WASHINGTON HEIGHTS — Marcell Miranda loved to cook.
Her specialties included lasagna and flan, and if you were a family member or friend — or even a friend-of-a-friend — you never went hungry.
“She had an open-door policy,” said her brother Radhy Miranda, 25. “If someone heard she was cooking and wanted to come over, she would say, ‘OK, I’ll just make more.’”
Now, Miranda’s community has had the chance to give something back to her.
Miranda, 27, died on Sunday due to complications from sickle cell anemia, after battling the genetic disorder her entire life.
To help pay for the funeral, family, friends and even strangers have donated more than $13,000 through an online fundraising campaign in the three days since it went up.
After years of paying for expensive medical treatments, Miranda’s family was not sure how they would be able to afford a proper funeral and burial, which can easily cost upwards of $10,000 to $20,000, local funeral directors said.
Miranda's brother, Radhy, decided to create a funeral fund for his sister, posting a request on the fundraising website GoFundMe Monday. After talking to a funeral director about the expenses, he set the goal at $12,000.
Within just 36 hours, he had met that goal.
As of Friday morning, Marcell’s Funeral Fund stood at $13,680, thanks to donations from 233 people.
“I will always carry you in my heart,” wrote one person who donated. “You were always an attentive friend and went above and beyond for everyone. You will be truly missed.”
Marcell moved to the United States from the Dominican Republic with her mother, Yrene Nivar, when she was 7 years old so that she could receive the regular blood transfusions that would prolong her life.
Radhy joined his mother and sister in Washington Heights two years later, and the three formed a tight bond. Nivar worked two jobs to help cover her daughter’s pricey medical treatments, and that’s when Marcell developed her love for cooking.
“Once she was 12 or 13, Marcell really became the main cook in our family,” Radhy said. “She took it very seriously.”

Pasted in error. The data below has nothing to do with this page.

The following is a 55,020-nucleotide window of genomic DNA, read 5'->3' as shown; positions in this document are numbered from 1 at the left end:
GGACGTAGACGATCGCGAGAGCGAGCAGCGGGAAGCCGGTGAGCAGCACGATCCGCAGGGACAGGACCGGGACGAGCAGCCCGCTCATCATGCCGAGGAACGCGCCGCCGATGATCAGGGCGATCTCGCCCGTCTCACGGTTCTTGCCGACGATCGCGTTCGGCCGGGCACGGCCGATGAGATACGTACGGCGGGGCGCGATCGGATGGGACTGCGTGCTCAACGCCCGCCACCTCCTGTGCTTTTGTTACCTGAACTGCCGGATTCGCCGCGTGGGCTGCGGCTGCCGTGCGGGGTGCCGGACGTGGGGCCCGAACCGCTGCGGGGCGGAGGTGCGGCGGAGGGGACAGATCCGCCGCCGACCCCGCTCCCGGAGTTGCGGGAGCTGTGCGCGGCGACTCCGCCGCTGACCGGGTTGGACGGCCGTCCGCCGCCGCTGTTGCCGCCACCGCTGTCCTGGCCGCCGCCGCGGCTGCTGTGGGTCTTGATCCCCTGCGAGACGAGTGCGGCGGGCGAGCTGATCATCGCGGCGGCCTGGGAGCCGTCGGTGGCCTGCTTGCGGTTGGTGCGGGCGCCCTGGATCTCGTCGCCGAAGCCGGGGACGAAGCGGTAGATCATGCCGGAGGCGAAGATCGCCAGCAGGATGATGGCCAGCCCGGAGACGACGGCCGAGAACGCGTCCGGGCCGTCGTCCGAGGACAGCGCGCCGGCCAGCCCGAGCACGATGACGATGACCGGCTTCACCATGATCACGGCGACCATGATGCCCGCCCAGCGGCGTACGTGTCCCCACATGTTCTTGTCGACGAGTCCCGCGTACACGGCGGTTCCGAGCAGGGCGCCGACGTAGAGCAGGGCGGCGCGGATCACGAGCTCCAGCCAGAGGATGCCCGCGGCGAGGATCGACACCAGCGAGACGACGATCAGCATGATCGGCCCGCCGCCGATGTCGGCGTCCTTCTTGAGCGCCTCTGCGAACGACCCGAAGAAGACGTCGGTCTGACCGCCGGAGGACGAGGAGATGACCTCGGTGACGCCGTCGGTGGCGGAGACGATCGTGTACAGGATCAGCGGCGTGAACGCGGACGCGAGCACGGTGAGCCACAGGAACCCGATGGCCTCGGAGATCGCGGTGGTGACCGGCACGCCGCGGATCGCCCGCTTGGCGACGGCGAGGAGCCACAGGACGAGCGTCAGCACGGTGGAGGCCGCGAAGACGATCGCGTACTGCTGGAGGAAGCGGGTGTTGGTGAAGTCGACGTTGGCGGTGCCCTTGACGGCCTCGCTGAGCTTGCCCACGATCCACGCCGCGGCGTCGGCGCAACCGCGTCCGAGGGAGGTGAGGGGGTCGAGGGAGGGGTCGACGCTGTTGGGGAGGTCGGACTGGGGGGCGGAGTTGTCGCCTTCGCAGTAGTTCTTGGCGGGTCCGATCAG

That nurturing spirit shone through in other areas of Marcell's life, friends said.
“She was like the older sister to me that I didn’t have.” said Irwin Ramirez, a friend of Miranda’s since junior high school. “When I was down, she used to always tell me, 'You’re good. Keep doing what you do.' [She] always was a motivator, and I believe that goes with everyone that she was around.”
Marcell hoped to someday work in the health or science fields, and in high school she dreamed of being a forensic scientist. As she got older, she spoke more often about becoming a nurse and taking care of patients. However, Marcell's illness made it difficult for her to finish school or hold down a regular job, her brother said. It wasn’t uncommon for her to go into the hospital for a week or two at a time to deal with a health crisis related to her sickle cell anemia.
But Marcell was able to fulfill one lifelong dream: becoming a mother. When she was 20 years old, she gave birth to her son, Braylen, who quickly became the center of her world, her brother said.
“She was a very good mother,” said Radhy, who will now care for Braylen along with his girlfriend. “She was always on top of everything, which wasn’t easy because of her health issues. Braylen was the world.”
After managing her sickle cell for more than two decades, Marcell's health took a turn for the worse a few months ago. She developed a painful bone condition, known as avascular necrosis, in her hips and was preparing to have hip replacement surgery in the fall.
On Aug. 9, Marcell was admitted to the hospital due to a sickle cell crisis and because she was in severe pain. Her family believed this was simply another slump from which she would rebound.
Early in the morning on Aug. 17, Marcell's mother noticed that she had become unresponsive, and doctors soon discovered she had a bleed in her brain. They performed emergency surgery and were able to stop the bleeding, but she nonetheless died several hours later.
Supporters' grief quickly turned into generosity, which floored her brother.
“I am so thankful and appreciative of everyone,” he said. “Even people who donated $5. What that tells me is you don’t really have the money, but you donated anyway. My family and I are eternally grateful.”
At least one local business, Fort Washington Florist, has also chipped in and is doing all of the flowers for the service at cost.
But the best part of the outpouring has been hearing about the ways his sister touched people’s lives.
“A lot of people really cared about her. I didn’t even know the extent of it until this happened,” Radhy said. “People have come up to me and said, ‘I’m sorry. Your sister was always there for me.’”